- Choose how to respond
For me, chaotic situations tend to feel like complex ones, except there’s significant element of imminent danger. Things are awful, it’s too dangerous to wait for results from a well-reasoned experiment, and people are looking for a quick way out of the frying pan.
In this situation, you need to move towards control and stability ASAP. The hope is that you can act in a way that removes some of the urgency, and converts the chaotic situation into a complex one.
High-impact production incidents are a classic example of chaotic situations. The folks accountable for the outcome need to take control and act in a way that stabilizes the environment so that everyone else involved can start to remediate the issue.
This doesn’t always mean acting on the problem itself; for example, the incident commander of a production incident might first make sure that:
- The right people are available to pitch in
- Customers have been properly notified
- Internal stakeholders are aware and, at worst, only yelling at the incident commander instead of the whole team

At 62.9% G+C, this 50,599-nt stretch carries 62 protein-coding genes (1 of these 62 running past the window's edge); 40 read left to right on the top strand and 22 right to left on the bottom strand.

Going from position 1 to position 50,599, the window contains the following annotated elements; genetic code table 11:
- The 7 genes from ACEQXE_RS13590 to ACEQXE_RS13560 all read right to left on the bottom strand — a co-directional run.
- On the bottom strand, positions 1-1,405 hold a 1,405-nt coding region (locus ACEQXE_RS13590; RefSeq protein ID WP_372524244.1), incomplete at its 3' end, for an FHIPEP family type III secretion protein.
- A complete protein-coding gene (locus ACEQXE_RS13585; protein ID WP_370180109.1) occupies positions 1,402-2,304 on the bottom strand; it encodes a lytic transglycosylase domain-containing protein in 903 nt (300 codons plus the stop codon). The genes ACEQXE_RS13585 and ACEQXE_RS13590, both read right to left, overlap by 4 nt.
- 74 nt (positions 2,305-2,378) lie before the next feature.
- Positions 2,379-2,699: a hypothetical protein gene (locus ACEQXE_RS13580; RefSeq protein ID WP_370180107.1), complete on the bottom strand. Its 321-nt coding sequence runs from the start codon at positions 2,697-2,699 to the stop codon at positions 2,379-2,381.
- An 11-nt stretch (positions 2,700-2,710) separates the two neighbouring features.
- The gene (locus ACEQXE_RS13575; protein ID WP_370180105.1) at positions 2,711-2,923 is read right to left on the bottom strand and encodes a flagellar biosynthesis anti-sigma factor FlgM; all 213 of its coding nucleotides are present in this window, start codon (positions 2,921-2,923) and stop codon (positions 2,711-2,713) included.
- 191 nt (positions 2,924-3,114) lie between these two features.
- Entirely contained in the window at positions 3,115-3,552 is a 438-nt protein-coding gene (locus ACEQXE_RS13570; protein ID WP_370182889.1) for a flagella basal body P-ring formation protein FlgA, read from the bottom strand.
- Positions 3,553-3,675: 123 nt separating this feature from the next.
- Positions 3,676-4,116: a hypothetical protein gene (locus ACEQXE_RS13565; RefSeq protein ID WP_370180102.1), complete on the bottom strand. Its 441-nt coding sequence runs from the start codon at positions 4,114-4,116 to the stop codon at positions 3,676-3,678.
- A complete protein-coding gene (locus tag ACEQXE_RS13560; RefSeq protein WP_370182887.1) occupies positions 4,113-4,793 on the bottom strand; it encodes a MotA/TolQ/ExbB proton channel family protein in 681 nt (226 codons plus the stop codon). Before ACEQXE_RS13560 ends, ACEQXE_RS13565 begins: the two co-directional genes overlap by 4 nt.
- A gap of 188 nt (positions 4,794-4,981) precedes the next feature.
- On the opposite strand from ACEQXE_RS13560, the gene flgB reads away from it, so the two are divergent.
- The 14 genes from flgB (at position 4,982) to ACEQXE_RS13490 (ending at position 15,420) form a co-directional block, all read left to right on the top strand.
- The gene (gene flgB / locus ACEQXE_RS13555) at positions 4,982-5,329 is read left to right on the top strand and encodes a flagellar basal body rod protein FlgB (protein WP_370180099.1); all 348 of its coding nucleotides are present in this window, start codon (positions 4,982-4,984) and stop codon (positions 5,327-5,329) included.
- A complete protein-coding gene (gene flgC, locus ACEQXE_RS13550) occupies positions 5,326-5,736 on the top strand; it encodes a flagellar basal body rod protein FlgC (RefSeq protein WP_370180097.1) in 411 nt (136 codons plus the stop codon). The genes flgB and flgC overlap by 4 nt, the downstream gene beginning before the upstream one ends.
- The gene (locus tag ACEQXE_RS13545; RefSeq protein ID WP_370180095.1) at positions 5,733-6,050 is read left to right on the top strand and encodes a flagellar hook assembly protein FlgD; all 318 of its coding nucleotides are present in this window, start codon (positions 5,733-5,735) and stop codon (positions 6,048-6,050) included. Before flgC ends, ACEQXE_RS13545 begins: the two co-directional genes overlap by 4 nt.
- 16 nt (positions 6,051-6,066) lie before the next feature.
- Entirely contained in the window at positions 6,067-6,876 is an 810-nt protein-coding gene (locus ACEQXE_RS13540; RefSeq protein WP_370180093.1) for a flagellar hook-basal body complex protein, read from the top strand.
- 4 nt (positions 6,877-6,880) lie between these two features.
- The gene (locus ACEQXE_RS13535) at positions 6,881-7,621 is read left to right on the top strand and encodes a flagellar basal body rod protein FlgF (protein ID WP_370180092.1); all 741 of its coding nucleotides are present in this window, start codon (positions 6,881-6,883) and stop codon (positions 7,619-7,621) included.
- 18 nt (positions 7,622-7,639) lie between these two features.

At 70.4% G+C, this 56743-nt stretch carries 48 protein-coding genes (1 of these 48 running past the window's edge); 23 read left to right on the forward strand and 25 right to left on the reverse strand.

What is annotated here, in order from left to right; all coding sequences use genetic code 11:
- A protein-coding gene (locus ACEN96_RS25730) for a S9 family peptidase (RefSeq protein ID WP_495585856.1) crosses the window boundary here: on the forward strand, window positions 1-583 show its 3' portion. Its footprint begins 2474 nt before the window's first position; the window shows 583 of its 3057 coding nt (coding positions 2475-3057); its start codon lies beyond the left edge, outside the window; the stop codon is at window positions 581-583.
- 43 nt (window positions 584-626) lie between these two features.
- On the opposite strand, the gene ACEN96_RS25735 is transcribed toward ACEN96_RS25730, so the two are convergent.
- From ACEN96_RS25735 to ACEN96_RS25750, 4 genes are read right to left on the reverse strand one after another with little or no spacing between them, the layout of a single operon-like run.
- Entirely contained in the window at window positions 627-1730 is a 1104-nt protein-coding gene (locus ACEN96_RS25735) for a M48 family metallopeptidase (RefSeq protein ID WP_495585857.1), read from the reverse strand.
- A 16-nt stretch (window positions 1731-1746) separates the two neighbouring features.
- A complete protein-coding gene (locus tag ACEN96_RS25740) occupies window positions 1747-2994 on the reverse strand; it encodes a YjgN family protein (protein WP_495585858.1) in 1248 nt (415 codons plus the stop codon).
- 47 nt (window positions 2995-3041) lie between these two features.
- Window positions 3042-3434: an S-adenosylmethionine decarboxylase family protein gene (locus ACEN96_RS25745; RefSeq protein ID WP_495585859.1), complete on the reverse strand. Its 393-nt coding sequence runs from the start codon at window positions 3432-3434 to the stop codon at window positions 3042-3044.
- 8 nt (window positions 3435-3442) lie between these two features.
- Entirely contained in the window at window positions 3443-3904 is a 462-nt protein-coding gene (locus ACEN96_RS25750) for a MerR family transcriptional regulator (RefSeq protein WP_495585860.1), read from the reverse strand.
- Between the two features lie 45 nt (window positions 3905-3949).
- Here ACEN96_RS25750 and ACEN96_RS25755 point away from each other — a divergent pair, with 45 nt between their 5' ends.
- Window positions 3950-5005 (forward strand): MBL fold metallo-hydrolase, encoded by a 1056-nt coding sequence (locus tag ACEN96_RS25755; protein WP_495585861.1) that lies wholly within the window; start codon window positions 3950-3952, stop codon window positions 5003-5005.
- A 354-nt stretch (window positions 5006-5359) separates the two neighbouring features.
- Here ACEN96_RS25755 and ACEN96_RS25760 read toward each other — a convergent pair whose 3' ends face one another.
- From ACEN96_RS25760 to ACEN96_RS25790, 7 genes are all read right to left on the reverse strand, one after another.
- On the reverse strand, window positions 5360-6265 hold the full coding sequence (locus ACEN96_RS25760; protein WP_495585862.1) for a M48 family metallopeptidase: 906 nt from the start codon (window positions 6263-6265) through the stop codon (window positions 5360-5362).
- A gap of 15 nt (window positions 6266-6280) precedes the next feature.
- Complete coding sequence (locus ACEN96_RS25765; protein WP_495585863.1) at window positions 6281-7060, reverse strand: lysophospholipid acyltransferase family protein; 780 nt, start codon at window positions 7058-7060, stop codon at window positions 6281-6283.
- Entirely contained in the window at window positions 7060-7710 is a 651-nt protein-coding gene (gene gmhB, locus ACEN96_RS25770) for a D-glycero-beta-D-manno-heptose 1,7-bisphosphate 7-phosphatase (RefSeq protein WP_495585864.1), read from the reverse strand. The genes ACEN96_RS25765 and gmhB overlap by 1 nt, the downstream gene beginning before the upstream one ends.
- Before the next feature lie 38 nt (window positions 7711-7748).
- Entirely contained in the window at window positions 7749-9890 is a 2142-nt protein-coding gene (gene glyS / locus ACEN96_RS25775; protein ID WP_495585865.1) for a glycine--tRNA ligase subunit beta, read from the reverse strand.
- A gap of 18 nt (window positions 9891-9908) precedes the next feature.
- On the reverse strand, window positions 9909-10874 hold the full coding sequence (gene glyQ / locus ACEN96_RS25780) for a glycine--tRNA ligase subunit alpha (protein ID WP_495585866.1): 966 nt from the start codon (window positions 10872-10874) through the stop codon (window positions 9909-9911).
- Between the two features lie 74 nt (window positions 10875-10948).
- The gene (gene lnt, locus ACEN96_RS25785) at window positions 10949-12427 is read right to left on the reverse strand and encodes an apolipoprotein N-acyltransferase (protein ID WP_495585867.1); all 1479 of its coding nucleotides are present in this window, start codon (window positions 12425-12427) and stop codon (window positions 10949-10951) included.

This creates a more stable environment where the folks responsible for fixing the problem have the space and resources they need to understand what is going on. This looks a lot more like a complex problem now.
In a chaotic situation, you want to:
- Act to stabilize it
- Sense if your stabilization efforts are working
- Choose how to respond
Have you ever felt like there were several extremely urgent or important problems on your plate, but you have no idea how to proceed? Perhaps everything seems critically important but also unactionable at the same time. This happens to me several times a year, and it’s extremely bewildering.
I think this happens to every senior-ish leader eventually. You know there’s urgency, you know there’s danger, but when you look at the immediate actions you can take, they all seem like mush.
This is how I recognize disorder.
You can think of a disordered situation as a happy collage of all the other kinds of situations that we just described. That is, you have a mess of clear, complicated, complex, and possibly chaotic situations, and it’s up to you to figure out what to do with them all.
When this happens, you want to:
- Enumerate all the situations you think you’re dealing with
- Classify each as clear, complicated, complex, or chaotic
- Use these classifications to decide how to start making decisions in each area